For Ms Saunders-Hastings, such paternalism runs counter to what she sees as a fundamental requirement of democracy: people acting towards each other as equals and together determining the “common good”. . But equality in civic status or political efficacy does not mean equality in all spheres of life. Indeed, Ms Saunders-Hastings acknowledges that certain types of inequality – in talent or moral character, for example – can be “unblemished”. If so, why is charitable giving, driven, as is often the case, by a donor’s moral goals or guided by specialized research and expertise, something to be deplored?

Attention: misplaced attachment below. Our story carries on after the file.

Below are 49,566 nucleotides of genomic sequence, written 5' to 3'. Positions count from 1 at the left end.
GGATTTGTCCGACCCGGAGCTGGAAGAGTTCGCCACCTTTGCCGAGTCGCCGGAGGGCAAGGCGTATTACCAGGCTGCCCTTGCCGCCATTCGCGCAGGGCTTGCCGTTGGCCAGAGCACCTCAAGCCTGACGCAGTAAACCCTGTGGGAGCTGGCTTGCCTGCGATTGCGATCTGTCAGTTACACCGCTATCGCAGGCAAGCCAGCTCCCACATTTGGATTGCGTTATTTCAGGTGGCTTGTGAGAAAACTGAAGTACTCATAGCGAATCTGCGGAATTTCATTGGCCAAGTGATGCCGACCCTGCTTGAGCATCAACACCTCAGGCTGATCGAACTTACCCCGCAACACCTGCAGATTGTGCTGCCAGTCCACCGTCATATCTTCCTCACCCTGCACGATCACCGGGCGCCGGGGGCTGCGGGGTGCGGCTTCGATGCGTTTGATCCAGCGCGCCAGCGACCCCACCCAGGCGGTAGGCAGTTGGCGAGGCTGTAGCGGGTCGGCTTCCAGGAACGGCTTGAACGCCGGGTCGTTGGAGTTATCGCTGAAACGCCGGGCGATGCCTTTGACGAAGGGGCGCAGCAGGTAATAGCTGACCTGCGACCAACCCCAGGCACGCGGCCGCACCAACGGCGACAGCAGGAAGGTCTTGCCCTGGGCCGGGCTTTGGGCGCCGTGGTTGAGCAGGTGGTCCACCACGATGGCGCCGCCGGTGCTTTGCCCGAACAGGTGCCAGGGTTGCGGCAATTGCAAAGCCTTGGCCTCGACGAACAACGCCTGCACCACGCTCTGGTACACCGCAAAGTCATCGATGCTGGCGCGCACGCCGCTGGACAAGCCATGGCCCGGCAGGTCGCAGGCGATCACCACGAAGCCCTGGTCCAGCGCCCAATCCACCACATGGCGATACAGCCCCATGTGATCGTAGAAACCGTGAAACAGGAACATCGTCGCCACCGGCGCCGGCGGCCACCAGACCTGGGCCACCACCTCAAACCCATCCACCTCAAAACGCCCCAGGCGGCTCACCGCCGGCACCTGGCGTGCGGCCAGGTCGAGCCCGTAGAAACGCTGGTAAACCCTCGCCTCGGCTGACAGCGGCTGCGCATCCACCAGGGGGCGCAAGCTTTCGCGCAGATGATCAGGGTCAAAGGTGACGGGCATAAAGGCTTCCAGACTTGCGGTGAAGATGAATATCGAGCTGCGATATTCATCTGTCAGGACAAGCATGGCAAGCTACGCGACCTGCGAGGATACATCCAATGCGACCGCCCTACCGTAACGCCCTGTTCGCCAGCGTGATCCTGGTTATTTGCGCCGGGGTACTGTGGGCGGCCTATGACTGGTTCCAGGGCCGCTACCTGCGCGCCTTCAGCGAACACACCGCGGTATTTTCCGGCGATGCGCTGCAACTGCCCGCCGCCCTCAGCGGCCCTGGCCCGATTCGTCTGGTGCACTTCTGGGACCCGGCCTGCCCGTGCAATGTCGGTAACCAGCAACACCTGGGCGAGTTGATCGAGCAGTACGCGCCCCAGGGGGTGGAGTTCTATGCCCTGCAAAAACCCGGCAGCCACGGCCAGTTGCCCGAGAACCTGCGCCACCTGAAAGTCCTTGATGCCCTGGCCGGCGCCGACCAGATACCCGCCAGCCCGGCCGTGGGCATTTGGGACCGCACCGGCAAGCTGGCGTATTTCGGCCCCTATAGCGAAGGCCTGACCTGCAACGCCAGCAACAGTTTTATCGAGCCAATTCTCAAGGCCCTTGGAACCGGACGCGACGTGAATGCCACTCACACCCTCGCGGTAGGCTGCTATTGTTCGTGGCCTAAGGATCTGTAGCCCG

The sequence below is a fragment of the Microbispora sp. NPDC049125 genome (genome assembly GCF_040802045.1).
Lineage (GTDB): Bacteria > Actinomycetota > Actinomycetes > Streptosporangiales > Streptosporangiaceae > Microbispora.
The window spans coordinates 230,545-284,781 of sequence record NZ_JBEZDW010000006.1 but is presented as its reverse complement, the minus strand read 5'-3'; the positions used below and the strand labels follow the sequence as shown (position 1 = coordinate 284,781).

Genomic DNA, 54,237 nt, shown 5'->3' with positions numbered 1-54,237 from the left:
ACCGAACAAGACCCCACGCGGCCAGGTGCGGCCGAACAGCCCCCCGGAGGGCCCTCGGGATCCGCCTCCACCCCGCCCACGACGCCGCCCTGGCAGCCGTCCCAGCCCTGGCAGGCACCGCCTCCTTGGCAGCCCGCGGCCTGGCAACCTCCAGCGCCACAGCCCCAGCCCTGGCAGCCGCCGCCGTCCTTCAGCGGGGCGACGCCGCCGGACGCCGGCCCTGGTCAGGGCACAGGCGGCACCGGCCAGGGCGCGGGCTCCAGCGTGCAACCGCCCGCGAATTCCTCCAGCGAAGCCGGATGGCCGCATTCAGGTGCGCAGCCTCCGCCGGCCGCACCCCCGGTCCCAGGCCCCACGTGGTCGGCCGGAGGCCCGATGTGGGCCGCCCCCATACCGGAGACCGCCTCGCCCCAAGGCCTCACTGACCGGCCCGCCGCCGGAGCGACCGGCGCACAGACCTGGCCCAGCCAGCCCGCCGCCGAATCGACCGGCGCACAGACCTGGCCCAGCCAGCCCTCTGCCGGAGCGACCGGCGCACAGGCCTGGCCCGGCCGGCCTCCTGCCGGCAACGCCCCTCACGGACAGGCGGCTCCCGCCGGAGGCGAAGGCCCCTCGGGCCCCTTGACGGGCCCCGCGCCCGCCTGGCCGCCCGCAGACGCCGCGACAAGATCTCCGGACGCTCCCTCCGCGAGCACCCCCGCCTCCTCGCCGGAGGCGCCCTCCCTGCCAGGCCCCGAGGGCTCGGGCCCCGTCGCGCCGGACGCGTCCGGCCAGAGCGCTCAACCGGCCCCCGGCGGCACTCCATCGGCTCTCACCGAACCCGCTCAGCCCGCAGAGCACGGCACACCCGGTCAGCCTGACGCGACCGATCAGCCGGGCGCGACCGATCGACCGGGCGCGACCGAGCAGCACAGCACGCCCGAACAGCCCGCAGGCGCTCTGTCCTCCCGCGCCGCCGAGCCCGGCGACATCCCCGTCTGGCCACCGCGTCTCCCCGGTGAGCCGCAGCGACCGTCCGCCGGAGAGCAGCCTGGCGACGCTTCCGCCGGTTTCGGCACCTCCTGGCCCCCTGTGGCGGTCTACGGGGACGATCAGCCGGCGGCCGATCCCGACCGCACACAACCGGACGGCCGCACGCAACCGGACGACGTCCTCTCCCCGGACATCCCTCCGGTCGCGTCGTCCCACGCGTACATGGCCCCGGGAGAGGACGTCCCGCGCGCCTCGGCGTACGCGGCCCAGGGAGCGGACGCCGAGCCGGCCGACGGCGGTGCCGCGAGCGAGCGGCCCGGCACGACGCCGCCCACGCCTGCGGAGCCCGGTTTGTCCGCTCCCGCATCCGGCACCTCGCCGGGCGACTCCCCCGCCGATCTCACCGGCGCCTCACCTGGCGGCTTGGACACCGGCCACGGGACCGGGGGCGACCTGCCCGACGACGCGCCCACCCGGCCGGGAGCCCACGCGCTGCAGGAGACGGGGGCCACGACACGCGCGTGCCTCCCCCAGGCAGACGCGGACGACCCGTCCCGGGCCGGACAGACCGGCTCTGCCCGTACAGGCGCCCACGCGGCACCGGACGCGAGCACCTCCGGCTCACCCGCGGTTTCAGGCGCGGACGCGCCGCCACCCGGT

As for the wealthy few who distort philanthropy in undemocratic ways: Much of America’s philanthropy comes from people who aren’t wealthy. (Half of all US households contribute to charity annually.) Ms Saunders-Hastings acknowledges this “democratization of philanthropy” but feels it is not doing enough to foster “relational equality” between donors and recipients. . Charities supported by many people, she writes, can be just as overbearing as foundations set up by “plutocrats.” Maybe so, but the problem is not so much an intimidating wealthy donor as the whole logic of creating charities to serve a particular cause rather than donating willy-nilly.